Orbit Sculpture. Credit Paul Carstairs Arup; Orbit Sculpture. Credit Paul Carstairs Arup;

ArcelorMittal Orbit, London

The ArcelorMittal Orbit: long-term symbol of the London 2012 Games 

The ArcelorMittal Orbit was designed as a collaboration between former Deputy Chair at Arup, Cecil Balmond and internationally renowned artist Anish Kapoor. At 114.5m tall, the sculpture is Britain’s largest piece of public art, however its significance is far greater than its height. 

Conceived as a landmark for the London 2012 Olympic Games, the sculpture remains a long-term symbol of the games’ legacy at the Queen Elizabeth Olympic Park. Fusing art, architecture and engineering, its unique and challenging form – a continuous, looping lattice of tubular steel – posed fundamental questions to planners, designers and engineers alike.

Incorporating light and vertical transportation into the design without compromising its energy performance and aesthetics created additional challenges. However, Arup created a sophisticated and sustainable sculpture that defies traditional notions of a tower, demonstrating how artists and engineers can collaborate creatively and effectively to deliver major and challenging artworks in public spaces.

Project Summary

114.5m Tall

85mhigh observation platform

A challenging design

We worked closely with the contractors, Sir Robert McAlpine, with construction starting in October 2010 and finishing in May 2012. From the conception of the project, we faced various challenges as design, approval, contract, and procurement activities were carried out in parallel as opposed to sequentially.

The design was led through its conceptual development by using bespoke parametric tools to achieve its challenging form. The tools allowed the team to sculpt and optimise the structural form in real time and produce construction information for the contractor efficiently to a tight deadline. The structure comes together to create a series of interconnected spaces that create a three-dimensional experience for visitors and observers to enjoy


With two observation platforms at 80m and 85m above ground, the ArcelorMittal Orbit was not conceived as just a sculpture but as an attraction that provides a unique perspective of the Olympic Village as well as views of London’s iconic buildings. To reach the viewing platforms, our team integrated a vertical transportation solution as innovative as the design of the structure. Working with our fire engineering specialists, we demonstrated that external lifts could be used for both transporting visitors up to the observation deck and evacuating them in a safely in emergencies. A spiral staircase of 455 steps was also added to descend the structure as an alternative emergency exit route.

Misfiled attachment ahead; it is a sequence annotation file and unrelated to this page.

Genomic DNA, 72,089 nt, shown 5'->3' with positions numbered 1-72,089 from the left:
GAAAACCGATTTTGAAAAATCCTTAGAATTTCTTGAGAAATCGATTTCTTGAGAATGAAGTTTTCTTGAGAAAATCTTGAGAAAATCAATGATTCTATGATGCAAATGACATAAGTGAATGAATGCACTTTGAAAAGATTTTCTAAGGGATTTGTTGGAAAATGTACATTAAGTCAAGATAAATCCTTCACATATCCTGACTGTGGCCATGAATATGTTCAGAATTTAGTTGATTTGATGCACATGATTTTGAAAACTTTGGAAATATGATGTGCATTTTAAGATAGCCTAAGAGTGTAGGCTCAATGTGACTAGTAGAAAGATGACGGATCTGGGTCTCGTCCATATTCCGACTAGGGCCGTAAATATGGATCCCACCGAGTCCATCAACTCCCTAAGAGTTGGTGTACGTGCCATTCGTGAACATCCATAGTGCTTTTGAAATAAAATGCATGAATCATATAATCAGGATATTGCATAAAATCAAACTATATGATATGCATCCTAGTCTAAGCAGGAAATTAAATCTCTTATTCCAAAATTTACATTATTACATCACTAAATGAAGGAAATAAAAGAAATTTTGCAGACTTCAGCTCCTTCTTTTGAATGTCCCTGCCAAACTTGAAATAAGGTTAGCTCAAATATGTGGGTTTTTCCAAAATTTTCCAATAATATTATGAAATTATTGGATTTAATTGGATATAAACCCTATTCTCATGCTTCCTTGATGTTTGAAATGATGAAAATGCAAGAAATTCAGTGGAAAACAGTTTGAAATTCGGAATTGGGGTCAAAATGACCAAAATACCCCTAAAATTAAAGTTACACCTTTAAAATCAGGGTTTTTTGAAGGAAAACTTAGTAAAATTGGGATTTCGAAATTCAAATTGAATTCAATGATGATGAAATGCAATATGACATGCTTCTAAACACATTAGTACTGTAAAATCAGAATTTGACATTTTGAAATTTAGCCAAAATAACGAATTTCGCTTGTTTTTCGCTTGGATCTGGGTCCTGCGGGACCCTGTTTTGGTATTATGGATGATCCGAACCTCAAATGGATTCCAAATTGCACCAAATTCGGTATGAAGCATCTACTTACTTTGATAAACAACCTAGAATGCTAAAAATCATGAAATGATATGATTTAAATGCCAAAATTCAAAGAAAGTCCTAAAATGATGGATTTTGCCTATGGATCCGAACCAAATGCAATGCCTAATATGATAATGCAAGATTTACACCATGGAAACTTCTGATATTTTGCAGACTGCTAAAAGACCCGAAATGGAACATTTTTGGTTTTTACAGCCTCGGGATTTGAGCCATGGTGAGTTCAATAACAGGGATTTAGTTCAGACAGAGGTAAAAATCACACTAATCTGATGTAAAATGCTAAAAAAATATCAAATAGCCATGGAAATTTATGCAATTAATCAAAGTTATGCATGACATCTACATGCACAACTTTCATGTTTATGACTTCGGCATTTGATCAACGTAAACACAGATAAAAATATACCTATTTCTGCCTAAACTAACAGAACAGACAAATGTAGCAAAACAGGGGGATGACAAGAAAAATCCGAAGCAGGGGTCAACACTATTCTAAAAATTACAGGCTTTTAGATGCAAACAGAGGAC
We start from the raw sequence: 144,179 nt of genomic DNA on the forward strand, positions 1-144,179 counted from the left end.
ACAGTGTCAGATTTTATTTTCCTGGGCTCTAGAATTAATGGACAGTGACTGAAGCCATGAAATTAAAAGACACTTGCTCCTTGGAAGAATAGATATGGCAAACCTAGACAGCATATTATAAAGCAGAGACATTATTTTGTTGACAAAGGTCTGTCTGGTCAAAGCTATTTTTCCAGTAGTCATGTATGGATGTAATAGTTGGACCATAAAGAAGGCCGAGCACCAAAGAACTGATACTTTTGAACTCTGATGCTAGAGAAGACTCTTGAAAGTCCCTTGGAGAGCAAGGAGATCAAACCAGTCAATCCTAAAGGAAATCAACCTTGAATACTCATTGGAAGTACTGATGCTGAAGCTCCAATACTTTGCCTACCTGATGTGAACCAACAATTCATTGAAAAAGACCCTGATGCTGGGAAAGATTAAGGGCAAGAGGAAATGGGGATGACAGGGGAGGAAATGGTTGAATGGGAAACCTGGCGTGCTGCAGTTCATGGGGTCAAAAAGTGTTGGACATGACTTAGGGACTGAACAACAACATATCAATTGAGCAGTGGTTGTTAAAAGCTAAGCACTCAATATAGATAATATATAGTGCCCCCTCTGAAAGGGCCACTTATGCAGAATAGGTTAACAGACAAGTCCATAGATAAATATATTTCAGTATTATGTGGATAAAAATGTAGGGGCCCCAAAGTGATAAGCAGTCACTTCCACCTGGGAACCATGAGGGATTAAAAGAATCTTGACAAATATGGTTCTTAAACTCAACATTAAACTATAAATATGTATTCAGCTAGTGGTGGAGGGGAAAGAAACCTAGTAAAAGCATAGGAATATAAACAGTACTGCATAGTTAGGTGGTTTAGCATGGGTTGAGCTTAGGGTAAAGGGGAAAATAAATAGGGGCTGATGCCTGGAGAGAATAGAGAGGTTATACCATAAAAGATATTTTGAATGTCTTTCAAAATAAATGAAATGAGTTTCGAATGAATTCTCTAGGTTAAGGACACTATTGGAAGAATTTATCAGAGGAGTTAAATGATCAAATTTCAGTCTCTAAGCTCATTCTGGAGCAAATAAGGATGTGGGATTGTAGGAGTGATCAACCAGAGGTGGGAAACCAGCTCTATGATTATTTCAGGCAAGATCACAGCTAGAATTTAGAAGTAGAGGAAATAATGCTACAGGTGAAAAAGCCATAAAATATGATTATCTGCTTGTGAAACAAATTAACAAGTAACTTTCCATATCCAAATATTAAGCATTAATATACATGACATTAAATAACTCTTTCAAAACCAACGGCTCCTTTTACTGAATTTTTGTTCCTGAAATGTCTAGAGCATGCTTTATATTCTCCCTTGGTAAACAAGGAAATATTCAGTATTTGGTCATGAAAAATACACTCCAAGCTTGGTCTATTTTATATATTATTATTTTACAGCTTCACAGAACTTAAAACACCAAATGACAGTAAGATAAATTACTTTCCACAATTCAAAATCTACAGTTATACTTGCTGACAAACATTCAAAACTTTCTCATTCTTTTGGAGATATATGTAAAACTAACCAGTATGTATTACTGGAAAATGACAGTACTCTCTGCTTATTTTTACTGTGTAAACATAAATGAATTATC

Being invited to collaborate on [the tower] was an irresistible challenge. We want people to forget the engineering, the construction, the materials and simply ‘experience’ it. ” Cecil Balmond former Deputy Chair, Arup

A sustainable and sympathetic structure

As the first public artwork by Anish Kapoor to be lit, the sculpture quickly became a ‘must see’ monument at night. With a variety of modes for different events and times of day, the sculpture was a recognisable symbol of the 2012 Olympic Games.

Sustainability was an important concern, and it was necessary to create a cohesive, energy efficient and aesthetically attuned lighting project. Our team utilised Oasys’ GSA Suite software, an advanced structural analysis tool, which proved to be vital to create a lightweight yet energy-efficient structure. 

Our lighting team chose saturated red LED lighting to accentuate the bespoke red specified by Anish Kapoor for the sculpture, creating maximum theatrical visual impact. LEDs emit zero UV light, which would otherwise disturb wildlife in the vicinity such as moths and bats, and the red lights would also consume less energy than a white alternative. 

Working as an integrated team, our lighting designers, structural engineers and architects ensured full compliance with the local regulations. An advanced lighting software was used to analyse and predict the lighting distribution over the sculpture and its surroundings. Projectors were discreetly located within the structure and all cables and wirings were invisible, minimising light spill onto the ecologically sensitive area of the river corridor.

Thanks to its sustainable performance, the structure achieved a BREEAM Excellent rating, leaving a legacy of its commitment to social and environmental sustainability. 

Orbit Sculpture. Credit Thomas Graham Arup Orbit Sculpture. Credit Thomas Graham Arup
The ArcelorMittal Orbit remains a long-term symbol of the London 2012 Olympic Games.